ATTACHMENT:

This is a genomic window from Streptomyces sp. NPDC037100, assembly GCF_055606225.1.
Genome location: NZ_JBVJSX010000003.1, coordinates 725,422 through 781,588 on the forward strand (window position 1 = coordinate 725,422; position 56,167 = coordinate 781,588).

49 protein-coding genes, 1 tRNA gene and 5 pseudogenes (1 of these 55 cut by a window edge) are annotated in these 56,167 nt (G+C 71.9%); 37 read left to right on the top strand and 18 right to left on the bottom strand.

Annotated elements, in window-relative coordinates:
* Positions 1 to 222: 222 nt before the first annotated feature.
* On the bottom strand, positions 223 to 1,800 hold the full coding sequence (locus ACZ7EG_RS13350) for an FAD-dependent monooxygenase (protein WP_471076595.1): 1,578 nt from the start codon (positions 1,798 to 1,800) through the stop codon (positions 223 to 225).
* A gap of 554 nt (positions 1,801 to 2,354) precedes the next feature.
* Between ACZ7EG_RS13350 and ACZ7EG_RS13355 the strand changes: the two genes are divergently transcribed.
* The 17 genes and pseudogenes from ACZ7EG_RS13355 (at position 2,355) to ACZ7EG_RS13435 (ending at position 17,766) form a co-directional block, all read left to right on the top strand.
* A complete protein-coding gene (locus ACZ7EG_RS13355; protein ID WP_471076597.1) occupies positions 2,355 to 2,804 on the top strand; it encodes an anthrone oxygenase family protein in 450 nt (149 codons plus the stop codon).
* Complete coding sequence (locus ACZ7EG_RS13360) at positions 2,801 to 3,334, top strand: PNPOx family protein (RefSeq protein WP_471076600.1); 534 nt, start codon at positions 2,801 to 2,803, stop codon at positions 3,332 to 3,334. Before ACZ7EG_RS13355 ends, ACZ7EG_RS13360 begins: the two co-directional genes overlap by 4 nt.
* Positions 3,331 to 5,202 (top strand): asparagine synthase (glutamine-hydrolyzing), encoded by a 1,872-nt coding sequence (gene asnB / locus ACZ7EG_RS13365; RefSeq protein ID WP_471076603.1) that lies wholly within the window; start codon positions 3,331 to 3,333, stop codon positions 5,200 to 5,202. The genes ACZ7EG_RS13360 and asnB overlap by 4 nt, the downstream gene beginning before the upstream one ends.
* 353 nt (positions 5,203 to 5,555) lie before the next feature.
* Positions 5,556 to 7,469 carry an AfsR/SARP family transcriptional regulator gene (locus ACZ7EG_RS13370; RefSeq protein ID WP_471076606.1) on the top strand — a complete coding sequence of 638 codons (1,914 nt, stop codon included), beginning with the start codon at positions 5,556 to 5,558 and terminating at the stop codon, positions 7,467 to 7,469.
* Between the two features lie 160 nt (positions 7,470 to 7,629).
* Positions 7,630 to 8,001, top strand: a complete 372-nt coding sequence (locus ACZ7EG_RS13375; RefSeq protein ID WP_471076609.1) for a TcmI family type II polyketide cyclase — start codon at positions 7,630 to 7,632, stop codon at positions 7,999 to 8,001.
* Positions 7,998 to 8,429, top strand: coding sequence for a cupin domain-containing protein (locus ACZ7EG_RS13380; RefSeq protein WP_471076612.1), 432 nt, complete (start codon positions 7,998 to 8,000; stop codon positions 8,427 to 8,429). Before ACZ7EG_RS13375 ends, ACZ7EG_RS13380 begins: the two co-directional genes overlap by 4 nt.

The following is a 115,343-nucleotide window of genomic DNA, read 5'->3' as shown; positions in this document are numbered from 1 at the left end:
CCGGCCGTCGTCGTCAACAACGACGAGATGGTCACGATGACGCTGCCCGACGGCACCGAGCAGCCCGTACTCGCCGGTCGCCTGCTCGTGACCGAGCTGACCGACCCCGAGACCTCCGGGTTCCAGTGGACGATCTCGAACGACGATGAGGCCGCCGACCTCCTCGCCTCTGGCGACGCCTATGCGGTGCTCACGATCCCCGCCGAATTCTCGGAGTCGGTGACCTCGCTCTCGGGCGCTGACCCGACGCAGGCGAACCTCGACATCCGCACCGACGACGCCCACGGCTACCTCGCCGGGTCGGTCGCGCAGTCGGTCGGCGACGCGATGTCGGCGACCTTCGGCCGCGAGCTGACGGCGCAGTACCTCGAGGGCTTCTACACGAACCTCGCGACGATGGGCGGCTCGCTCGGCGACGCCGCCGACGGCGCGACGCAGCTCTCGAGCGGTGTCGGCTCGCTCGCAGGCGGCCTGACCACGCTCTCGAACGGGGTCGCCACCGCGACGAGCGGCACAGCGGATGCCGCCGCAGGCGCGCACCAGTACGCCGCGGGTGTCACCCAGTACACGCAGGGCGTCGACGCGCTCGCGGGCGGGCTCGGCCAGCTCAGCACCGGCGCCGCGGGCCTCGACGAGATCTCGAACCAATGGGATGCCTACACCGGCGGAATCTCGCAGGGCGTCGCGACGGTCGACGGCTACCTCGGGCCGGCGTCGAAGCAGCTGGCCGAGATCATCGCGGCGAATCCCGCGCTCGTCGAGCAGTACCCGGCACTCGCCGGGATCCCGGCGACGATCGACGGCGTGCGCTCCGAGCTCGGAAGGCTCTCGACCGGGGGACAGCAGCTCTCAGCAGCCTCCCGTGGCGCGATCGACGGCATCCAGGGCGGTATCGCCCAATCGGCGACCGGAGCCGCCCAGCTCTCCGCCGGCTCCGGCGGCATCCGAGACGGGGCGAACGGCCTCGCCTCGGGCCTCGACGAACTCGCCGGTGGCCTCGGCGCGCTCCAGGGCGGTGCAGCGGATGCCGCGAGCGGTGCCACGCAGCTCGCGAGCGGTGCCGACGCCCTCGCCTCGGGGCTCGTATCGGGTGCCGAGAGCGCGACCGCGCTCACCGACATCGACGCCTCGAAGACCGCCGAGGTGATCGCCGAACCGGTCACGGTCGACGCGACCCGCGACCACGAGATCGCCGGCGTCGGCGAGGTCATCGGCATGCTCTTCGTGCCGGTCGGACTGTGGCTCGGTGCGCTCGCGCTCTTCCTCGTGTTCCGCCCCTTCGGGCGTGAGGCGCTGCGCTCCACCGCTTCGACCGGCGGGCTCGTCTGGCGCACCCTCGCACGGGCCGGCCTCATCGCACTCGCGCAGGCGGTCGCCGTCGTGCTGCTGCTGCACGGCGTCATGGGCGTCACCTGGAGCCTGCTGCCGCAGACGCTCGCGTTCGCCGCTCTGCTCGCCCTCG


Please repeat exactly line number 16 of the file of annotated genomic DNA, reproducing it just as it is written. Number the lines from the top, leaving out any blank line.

* Positions 7,630 to 8,001, top strand: a complete 372-nt coding sequence (locus ACZ7EG_RS13375; RefSeq protein ID WP_471076609.1) for a TcmI family type II polyketide cyclase — start codon at positions 7,630 to 7,632, stop codon at positions 7,999 to 8,001.